Saturated home market spurs insurers to look abroad for growth

By Reynaldo Marquez | June 18 2006 08:19PM

Finding Canada increasingly cramped, the big three Canadian life companies are stepping up their efforts to garner new sources of revenues overseas.

Rating agencies Standard & Poor’s and A.M. Best expect this trend to accelerate in the Canadian life insurance market over the next few years.

The three Canadian life giants, Manulife Financial, Sun Life Financial and Great-West Life are feeling increasingly pent up in a market over which they have a nearly 70% stranglehold.

With only minimal room to grow on local turf, these insurers have few options but to strike out for overseas pastures, the two agencies maintain. And their determination to cultivate foreign markets will surely increase, the analysts forecast.

The speech by Sun Life CEO Donald Stewart at the shareholders and policyholders meeting on May 10 confirms these international aspirations, says Stephen Irwin, vice-president, life insurance at A.M. Best.

At the meeting, Mr. Stewart underlined the key role of international operations and suggested that Canadian companies would gain by honing their international competitiveness if they want to prosper, a press release reports. Mr. Stewart emphasized the importance of developing Canada’s trade relations with China and India.

Sun Life expanded its U.S. distribution network following an agreement signed with M Financial Group on February 28. With over 110 member firms in 35 American states, this leading distributor of financial products serves an affluent clientele, including companies in the Fortune 1000 group.

Eye on the globe

Despite having made solid inroads in the U.S., Europe and Asia, the trio are intent on tapping these markets in earnest for new sources of growth revenues, says Richard McMillan, senior financial analyst at A.M. Best.

“Although Manulife has been present in Hong Kong for the last 150 years, and Manulife in the States for the last 100 years, they really are going to focus on their efforts abroad looking for growth because the Canadian market is very mature,” he says.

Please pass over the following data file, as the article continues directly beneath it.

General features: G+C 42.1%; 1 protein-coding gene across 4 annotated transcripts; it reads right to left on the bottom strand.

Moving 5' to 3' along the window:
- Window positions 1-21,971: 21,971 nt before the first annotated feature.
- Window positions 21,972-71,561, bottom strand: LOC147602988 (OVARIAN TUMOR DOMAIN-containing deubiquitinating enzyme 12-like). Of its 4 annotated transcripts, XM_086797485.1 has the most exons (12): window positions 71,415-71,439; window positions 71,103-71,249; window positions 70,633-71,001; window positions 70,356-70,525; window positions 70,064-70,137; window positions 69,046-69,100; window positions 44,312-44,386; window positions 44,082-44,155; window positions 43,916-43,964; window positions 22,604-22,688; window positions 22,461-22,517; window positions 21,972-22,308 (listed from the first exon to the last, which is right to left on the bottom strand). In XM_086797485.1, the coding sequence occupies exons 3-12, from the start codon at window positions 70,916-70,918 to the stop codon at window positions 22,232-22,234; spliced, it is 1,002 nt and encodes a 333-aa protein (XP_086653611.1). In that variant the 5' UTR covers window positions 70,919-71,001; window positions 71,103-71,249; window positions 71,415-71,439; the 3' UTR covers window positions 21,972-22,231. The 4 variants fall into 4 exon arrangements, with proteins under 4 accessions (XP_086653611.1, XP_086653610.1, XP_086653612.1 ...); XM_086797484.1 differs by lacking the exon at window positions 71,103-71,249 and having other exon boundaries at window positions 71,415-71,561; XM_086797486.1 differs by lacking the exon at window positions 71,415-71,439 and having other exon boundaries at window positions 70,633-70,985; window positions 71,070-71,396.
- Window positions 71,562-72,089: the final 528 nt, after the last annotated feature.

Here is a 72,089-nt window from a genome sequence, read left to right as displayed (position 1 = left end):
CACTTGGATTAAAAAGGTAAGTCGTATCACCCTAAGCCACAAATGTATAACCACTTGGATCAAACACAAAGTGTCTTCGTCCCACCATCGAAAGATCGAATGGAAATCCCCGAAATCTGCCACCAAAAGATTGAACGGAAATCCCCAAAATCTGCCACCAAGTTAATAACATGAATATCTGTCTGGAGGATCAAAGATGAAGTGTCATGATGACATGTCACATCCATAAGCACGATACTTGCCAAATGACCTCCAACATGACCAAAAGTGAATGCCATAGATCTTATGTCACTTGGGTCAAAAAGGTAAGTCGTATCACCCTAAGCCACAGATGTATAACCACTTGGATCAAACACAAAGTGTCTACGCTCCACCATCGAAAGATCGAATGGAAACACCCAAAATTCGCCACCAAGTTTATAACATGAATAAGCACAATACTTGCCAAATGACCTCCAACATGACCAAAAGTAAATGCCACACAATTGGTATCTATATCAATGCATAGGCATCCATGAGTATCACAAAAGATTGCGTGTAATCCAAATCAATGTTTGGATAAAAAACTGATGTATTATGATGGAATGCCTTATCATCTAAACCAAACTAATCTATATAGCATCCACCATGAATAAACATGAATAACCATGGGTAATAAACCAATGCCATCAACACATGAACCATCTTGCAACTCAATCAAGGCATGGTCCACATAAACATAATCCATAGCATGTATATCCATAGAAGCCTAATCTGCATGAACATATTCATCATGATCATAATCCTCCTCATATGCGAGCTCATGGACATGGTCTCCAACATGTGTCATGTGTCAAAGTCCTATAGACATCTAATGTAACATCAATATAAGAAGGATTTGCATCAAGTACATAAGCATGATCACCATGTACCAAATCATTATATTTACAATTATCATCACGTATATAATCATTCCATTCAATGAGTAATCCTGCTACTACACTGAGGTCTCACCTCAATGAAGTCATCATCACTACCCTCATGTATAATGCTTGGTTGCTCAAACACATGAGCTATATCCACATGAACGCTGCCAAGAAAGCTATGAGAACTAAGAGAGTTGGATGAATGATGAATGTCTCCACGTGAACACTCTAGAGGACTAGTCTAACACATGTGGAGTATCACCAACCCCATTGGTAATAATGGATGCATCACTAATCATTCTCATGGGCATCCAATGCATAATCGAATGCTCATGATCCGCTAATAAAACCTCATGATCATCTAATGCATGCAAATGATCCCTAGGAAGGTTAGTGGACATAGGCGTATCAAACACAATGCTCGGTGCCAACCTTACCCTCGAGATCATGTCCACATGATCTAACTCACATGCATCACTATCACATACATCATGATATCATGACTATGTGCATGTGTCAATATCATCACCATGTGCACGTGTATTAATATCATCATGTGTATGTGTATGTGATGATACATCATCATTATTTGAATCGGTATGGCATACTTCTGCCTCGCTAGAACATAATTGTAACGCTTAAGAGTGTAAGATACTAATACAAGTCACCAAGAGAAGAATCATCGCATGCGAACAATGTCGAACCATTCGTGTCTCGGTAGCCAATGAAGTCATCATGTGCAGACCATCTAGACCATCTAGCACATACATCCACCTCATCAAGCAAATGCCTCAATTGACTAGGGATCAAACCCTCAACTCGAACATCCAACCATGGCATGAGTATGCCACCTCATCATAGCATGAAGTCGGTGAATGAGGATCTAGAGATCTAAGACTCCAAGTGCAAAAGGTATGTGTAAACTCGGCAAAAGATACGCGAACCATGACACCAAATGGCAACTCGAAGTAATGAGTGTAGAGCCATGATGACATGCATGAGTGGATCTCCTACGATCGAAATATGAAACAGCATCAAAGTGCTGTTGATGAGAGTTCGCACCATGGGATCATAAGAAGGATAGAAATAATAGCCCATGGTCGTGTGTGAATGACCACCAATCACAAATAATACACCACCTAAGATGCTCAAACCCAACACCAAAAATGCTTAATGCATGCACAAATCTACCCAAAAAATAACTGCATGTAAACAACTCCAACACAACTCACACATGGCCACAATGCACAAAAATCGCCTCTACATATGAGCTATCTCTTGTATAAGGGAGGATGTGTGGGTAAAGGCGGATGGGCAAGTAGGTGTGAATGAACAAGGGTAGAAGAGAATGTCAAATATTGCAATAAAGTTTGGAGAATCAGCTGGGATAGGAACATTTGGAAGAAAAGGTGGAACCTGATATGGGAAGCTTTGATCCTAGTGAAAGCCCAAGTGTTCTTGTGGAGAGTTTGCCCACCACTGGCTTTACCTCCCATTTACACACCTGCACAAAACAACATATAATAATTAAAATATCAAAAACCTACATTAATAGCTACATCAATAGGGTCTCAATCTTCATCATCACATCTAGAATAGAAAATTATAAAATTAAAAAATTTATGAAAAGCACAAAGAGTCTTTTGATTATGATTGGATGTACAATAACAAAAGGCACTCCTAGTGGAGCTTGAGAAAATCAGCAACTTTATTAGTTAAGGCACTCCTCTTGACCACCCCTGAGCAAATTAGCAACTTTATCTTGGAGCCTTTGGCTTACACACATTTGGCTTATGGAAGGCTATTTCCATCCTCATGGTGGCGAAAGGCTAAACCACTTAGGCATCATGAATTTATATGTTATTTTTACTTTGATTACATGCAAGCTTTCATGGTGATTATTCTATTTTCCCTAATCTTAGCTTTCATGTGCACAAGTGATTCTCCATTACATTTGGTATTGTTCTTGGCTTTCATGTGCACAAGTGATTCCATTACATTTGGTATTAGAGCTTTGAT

Growth opportunities are particularly strong in Asia because the number of people with disposable income is steadily rising, Mr. McMillan adds. These mega-insurers distribute more protection products in Asia than they do in North America and Europe where sales are more focused on retirement products.

Neil Parkinson, national director of insurance practices at international accounting firm KPMG, agrees. He says that even though some of the largest Canadian insurers have been present in Asia for over a century, many things have changed since they set up shop. “Not that many people were buying insurance products (in China) 150 years ago. The same applies to India.”

These two countries each have more than a billion inhabitants. And with increasing development of these economies, the number of people in China and India that now have the means to purchase insurance is growing on a monthly basis, Mr. Parkinson explains.

Donald Chu, director of Standard & Poor’s institutions rating group, also believes that the three largest insurers will be betting on the international market in the coming years. “At this point in time, Canada has been fully consolidated. The big three will continue to look either at the European or U.S. market for acquisition opportunities.”

Currently, adds Mr. Chu, “they have multiple (acquisition) opportunities from which to choose, including in the Asia Pacific region.”